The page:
Several other churches in the diocese are making masks for first responders and pharmacy workers. Christ Episcopal Church in Bluefield provided games and art supplies for residents of a children’s shelter. The diocese’s Highland Educational Project has donated food and cleaning supplies to agencies in McDowell County, one of the poorest counties in the country. And in Clarksburg, Christ Episcopal Church is ringing its 1870 bell every Sunday at 10 a.m. as a reminder of God’s love.
“We are a church dispersed throughout the state … but we are still united together through our common faith in and love of Jesus,” West Virginia Bishop Mike Klusmeyer said in the diocese’s ministry summary.
St. James’ ministers to a city of about 4,000 just off Interstate 64, a few miles west of the Virginia state line. Lewisburg is the county seat of Greenbrier County, whose 35,000 residents are spread across rural communities that extend into the hills east and west of the Greenbrier River. Median household income in the county is less than $40,000, and nearly 18% of residents live in poverty, according to census data.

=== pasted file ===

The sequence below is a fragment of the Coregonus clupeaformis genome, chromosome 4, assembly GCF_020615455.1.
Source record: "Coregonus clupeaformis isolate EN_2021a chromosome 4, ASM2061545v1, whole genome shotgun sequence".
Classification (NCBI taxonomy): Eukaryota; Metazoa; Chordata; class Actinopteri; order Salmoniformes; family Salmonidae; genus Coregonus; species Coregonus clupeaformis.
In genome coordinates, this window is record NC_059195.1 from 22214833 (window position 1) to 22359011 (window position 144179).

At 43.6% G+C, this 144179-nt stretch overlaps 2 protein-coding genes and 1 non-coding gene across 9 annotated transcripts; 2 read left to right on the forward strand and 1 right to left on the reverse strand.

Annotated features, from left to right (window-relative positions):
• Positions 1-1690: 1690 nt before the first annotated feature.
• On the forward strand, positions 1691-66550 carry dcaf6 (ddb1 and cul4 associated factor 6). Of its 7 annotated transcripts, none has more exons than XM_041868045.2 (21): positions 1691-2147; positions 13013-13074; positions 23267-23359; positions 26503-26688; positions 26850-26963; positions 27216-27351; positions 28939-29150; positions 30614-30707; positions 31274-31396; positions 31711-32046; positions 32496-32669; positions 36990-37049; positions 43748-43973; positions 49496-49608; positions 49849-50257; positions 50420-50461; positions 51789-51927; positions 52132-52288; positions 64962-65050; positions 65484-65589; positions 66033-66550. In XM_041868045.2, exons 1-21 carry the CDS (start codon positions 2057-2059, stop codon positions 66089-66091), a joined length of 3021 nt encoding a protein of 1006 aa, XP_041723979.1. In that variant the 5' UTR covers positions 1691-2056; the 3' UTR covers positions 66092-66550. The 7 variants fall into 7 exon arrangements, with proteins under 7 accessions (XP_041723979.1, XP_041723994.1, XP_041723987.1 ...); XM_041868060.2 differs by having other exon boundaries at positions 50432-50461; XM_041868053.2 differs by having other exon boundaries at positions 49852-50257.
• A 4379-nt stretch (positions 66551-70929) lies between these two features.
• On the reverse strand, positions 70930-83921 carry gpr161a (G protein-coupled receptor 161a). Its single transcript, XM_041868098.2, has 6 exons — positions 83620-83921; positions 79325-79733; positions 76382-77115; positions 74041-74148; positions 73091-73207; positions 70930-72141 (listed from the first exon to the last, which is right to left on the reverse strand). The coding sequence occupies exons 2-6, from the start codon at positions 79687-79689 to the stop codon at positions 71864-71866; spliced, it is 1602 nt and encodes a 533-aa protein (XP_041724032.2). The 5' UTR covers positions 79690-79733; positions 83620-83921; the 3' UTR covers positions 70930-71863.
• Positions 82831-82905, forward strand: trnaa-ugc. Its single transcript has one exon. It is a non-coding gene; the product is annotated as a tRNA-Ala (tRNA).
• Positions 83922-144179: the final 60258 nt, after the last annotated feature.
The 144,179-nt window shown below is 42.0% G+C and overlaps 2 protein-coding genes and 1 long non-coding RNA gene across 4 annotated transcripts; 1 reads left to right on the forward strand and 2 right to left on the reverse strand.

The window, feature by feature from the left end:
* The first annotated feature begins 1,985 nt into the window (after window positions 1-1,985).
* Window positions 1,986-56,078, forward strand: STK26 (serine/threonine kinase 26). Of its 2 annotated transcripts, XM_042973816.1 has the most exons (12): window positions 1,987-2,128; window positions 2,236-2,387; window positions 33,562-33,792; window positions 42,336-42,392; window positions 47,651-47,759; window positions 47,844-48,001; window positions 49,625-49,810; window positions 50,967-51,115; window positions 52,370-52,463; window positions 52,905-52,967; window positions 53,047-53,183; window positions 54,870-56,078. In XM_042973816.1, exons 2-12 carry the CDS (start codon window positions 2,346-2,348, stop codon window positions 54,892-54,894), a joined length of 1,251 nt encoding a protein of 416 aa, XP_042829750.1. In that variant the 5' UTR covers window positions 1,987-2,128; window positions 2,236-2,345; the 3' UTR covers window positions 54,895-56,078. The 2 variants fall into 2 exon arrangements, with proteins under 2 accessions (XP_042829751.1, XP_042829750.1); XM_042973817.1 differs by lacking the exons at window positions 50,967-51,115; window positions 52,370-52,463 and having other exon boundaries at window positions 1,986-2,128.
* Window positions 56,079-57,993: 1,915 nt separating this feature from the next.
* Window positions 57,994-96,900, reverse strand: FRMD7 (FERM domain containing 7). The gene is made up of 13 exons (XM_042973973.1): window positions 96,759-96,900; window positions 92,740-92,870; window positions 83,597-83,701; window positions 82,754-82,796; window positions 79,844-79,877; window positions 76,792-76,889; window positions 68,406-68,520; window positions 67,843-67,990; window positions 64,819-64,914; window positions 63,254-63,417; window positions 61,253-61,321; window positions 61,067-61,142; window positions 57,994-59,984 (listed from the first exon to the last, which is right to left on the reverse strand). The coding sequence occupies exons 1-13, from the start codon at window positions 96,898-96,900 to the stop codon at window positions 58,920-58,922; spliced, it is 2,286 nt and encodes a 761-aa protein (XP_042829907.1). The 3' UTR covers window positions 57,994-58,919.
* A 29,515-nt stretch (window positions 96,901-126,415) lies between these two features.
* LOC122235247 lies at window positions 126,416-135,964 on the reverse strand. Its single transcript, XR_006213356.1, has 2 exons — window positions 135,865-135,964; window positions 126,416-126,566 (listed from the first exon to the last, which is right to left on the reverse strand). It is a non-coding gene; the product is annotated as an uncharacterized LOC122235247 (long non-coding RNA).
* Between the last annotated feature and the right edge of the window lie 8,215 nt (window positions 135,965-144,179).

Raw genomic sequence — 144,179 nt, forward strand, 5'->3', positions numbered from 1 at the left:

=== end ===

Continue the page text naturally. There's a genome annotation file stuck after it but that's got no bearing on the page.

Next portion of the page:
As with the rest of West Virginia, the county has dealt in recent years with spikes in illegal opioid use and overdoses, though residents also suffer from elevated rates of diabetes, heart disease and other health problems.
“St. James’ mobile health unit is an attempt to bring medical care and oversight to the communities most in need. It is quickly deployable, and is ready to serve the people,” Klusmeyer said in an emailed statement to ENS. “The rector and people of St. James’ recognized the need for medical care, and quickly stepped up to provide this. Lives are already being touched.”
The idea for the mobile health unit was hatched after heavy rain and flooding hit Greenbrier and other West Virginia counties hard in 2016. Sitting on a hill, St. James’ wasn’t directly affected by the floods, so during the emergency, the church became a hub for aid distribution. Saxe, while serving on a long-term recovery task force, read an article about Marshall University in Huntington and its use of a mobile health unit. He reached out to contacts at the West Virginia School of Osteopathic Medicine in Lewisburg and asked if they’d be interested in trying something similar.